Richard trained in medicine at London hospitals, specialising in respiratory and critical care medicine. Motivated to find new treatments he moved into research, obtained a PhD in medical sciences at University College London and has published widely in scientific journals. His move to drug discovery supported his on going aspiration to find new medicines, and he now he leads a research team trying to find new drugs for severe lung, liver and kidney disease.
Writing for Richard has always been a strong part of both his working and private life, with his skills originally honed writing medical texts and journal papers. Antisense is his first novel, combining literary themes with a thriller’s pace, whilst drawing upon his experience both as a Doctor of Science and of Medicine.
“It’s surprising to me that so little literature has a medical or scientific basis. As a Doctor, one sees all aspects of the human condition, and from a unique perspective. And the overall goal of medical science is to understand how we tick, so together they provide an incredibly rich seam for fiction. There are so many good starting points for novels it’s difficult to know where to begin!”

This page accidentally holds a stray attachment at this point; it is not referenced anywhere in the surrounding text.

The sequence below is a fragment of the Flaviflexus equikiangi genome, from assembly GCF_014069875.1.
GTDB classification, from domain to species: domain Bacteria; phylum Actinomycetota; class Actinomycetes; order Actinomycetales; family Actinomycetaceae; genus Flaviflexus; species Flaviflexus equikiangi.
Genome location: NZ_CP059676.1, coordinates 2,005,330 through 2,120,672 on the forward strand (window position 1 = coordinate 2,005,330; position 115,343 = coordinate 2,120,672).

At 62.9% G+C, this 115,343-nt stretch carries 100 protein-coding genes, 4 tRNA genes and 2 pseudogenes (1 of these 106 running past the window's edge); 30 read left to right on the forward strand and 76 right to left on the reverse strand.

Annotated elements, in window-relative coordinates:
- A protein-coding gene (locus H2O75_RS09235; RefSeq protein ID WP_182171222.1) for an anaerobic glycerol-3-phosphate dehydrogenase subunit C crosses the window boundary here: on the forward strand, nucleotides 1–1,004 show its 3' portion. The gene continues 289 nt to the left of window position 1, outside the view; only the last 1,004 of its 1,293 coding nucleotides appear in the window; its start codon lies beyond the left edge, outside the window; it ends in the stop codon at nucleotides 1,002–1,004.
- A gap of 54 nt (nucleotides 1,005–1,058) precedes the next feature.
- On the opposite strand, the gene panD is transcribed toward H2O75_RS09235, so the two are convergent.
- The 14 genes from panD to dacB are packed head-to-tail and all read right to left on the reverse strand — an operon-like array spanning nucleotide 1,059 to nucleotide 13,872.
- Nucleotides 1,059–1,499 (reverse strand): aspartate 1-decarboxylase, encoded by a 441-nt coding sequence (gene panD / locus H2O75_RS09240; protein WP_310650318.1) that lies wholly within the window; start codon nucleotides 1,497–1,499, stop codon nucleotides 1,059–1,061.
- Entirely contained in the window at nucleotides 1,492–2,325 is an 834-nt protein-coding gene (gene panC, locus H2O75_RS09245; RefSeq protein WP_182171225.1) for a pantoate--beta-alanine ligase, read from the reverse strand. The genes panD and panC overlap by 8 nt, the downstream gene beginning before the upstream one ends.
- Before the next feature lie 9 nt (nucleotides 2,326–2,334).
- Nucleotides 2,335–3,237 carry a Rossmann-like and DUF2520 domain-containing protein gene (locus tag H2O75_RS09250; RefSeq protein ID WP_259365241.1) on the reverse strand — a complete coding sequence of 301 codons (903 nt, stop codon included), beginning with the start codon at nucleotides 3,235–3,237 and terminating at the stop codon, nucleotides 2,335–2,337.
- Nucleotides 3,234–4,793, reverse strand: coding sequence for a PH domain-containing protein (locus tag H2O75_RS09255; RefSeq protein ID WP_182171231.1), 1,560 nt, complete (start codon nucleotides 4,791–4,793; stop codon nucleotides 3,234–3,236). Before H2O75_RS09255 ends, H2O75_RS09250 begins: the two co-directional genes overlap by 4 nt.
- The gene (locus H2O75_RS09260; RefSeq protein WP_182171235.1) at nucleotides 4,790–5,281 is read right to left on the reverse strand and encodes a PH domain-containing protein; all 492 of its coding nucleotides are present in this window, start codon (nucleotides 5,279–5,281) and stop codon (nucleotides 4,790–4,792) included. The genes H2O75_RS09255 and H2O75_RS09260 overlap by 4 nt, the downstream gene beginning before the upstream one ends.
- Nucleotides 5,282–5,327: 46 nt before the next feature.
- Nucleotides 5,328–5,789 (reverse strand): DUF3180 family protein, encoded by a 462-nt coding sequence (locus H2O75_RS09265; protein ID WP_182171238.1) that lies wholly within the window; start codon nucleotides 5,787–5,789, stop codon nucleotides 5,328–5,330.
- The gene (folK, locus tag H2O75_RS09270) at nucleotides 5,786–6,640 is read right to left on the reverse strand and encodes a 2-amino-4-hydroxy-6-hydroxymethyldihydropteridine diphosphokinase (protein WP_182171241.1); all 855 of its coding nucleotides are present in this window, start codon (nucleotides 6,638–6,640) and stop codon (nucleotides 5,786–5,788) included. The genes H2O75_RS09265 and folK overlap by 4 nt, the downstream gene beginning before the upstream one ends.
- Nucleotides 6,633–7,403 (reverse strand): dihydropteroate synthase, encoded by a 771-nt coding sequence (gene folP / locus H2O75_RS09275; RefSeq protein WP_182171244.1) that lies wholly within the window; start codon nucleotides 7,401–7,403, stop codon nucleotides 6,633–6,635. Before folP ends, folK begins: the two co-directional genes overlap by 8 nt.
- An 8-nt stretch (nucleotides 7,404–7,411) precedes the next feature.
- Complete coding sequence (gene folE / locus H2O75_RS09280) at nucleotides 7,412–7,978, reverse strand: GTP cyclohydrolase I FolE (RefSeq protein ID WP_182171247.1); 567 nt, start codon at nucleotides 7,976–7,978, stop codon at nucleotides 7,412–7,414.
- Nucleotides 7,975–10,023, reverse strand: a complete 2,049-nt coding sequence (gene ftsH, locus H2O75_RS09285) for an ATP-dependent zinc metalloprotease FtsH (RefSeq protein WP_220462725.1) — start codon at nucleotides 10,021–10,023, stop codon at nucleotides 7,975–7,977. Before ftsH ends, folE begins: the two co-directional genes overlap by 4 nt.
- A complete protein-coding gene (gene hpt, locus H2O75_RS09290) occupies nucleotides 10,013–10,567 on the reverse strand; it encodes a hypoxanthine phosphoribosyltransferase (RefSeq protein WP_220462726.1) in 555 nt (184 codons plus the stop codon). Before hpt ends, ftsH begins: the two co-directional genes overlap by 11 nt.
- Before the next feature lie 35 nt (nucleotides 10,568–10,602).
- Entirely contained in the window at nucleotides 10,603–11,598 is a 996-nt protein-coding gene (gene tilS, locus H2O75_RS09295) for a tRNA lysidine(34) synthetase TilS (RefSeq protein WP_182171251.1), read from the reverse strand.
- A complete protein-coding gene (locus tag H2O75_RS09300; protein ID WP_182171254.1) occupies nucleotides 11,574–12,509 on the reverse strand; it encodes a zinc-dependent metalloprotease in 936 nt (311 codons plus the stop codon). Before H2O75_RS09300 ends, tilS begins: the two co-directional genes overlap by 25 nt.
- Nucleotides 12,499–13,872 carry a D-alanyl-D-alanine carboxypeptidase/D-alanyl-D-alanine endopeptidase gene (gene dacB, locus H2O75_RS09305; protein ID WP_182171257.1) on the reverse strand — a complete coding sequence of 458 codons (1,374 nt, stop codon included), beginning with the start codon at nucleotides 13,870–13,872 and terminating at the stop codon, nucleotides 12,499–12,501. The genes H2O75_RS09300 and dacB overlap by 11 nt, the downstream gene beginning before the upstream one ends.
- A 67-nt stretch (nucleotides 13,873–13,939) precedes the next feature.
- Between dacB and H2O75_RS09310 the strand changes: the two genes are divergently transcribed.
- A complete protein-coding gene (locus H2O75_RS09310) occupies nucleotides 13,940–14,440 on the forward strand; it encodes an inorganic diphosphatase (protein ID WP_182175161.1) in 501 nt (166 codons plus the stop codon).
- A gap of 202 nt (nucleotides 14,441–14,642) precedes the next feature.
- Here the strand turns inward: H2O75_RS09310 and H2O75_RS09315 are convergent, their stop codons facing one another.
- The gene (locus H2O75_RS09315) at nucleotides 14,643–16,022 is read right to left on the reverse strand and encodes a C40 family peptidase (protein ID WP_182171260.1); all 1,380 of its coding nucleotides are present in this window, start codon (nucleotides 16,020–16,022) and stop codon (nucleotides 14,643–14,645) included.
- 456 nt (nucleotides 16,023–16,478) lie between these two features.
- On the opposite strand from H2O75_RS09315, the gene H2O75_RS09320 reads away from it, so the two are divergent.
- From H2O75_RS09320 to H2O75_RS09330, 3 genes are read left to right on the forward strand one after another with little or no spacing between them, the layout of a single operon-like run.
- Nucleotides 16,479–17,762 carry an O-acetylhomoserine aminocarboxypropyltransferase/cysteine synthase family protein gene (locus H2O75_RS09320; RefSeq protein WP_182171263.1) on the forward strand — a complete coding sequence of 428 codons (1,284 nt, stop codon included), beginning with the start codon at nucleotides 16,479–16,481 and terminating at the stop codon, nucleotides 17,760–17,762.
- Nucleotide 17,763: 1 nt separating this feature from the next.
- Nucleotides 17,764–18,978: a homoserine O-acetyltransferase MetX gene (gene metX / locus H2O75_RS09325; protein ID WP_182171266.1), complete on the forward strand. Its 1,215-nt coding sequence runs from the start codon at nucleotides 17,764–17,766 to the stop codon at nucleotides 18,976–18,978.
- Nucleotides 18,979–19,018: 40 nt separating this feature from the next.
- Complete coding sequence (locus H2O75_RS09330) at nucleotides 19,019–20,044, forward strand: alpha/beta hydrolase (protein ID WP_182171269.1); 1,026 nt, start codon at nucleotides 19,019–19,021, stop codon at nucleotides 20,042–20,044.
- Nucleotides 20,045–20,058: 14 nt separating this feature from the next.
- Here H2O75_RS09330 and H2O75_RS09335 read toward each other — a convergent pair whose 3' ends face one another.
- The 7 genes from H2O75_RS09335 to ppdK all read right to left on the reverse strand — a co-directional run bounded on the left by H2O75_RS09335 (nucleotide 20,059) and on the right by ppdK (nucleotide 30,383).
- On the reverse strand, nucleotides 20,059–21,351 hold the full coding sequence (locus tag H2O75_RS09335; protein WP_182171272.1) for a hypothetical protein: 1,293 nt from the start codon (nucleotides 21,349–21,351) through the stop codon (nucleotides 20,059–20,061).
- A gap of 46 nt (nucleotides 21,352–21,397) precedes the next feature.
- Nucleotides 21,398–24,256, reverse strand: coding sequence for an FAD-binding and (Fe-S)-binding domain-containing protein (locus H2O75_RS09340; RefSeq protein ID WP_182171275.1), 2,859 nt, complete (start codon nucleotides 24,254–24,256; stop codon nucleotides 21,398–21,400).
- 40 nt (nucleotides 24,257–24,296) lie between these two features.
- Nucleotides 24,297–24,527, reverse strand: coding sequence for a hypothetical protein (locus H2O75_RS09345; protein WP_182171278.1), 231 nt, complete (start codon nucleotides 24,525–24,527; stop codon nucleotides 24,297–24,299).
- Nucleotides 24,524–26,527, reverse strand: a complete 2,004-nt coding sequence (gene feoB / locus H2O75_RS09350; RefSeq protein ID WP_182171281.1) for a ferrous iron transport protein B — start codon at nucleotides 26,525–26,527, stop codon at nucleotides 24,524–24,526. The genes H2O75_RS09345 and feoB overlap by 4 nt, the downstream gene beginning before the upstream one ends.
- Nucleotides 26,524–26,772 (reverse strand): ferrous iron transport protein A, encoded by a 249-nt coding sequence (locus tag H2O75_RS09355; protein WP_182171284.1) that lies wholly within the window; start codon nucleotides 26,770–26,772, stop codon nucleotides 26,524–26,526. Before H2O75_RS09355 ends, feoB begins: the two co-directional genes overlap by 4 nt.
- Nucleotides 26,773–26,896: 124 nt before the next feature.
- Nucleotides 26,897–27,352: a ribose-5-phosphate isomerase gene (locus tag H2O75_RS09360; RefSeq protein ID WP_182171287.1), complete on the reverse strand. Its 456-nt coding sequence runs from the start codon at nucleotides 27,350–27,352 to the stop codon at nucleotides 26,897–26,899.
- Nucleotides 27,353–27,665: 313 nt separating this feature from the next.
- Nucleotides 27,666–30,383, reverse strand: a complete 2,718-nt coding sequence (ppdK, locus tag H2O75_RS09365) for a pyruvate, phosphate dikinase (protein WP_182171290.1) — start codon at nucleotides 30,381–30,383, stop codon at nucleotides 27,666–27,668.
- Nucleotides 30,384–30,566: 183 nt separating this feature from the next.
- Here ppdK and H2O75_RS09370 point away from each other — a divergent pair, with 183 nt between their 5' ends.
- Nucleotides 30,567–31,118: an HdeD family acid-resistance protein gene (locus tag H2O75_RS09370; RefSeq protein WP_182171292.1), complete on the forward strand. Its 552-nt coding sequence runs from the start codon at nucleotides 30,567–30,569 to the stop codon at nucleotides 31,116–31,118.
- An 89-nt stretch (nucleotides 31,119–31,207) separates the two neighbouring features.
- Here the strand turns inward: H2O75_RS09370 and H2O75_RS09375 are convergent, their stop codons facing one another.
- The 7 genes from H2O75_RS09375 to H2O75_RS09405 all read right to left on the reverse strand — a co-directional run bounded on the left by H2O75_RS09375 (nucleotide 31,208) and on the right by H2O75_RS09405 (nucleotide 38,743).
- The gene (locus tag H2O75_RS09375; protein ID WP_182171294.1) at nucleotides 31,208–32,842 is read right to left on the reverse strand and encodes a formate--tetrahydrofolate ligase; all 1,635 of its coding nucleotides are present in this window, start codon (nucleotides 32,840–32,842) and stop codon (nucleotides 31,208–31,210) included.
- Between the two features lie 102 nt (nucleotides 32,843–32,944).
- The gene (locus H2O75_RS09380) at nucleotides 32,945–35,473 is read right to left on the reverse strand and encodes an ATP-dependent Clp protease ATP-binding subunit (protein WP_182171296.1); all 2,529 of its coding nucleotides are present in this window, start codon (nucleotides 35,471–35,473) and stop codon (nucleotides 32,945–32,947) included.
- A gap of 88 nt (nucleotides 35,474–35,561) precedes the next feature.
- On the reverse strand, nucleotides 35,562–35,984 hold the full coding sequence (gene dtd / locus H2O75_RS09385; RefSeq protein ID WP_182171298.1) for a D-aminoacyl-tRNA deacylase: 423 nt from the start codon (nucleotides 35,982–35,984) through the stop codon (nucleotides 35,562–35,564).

“Antisense isn’t the first novel I’ve written, but it’s the first anyone is going to read! Let’s just say there is always a learning curve, and I have spent the past few years trying to perfect my skills as a writer (hopefully to a high standard) whilst pursuing a career in medical research, which I’m equally passionate about.”
“I started writing for two reasons. Firstly, I really felt my experience as a doctor and scientist was a fantastic source of literary ideas beyond the more typical medical thriller, which usually involves a murder and a lot of forensic sleuthing. Second was the scientific theory that forms the basis for Antisense. Everyone is supposed to have a novel in them, and I knew this was mine. What I wasn’t prepared for was the hard work required to find the style and quality of prose I wanted to achieve, though I’ll let others be the judge of how successful I’ve been. I also didn’t anticipate how ‘organic’ writing could be. Some people start a book knowing every detail of what’s going to happen, but that wasn’t the case with Antisense. I started in one place and then the characters and story begin to lead me. It’s something you have to let happen, yet remain in control of, which can be exhausting.”
Learn about the science behind Antisense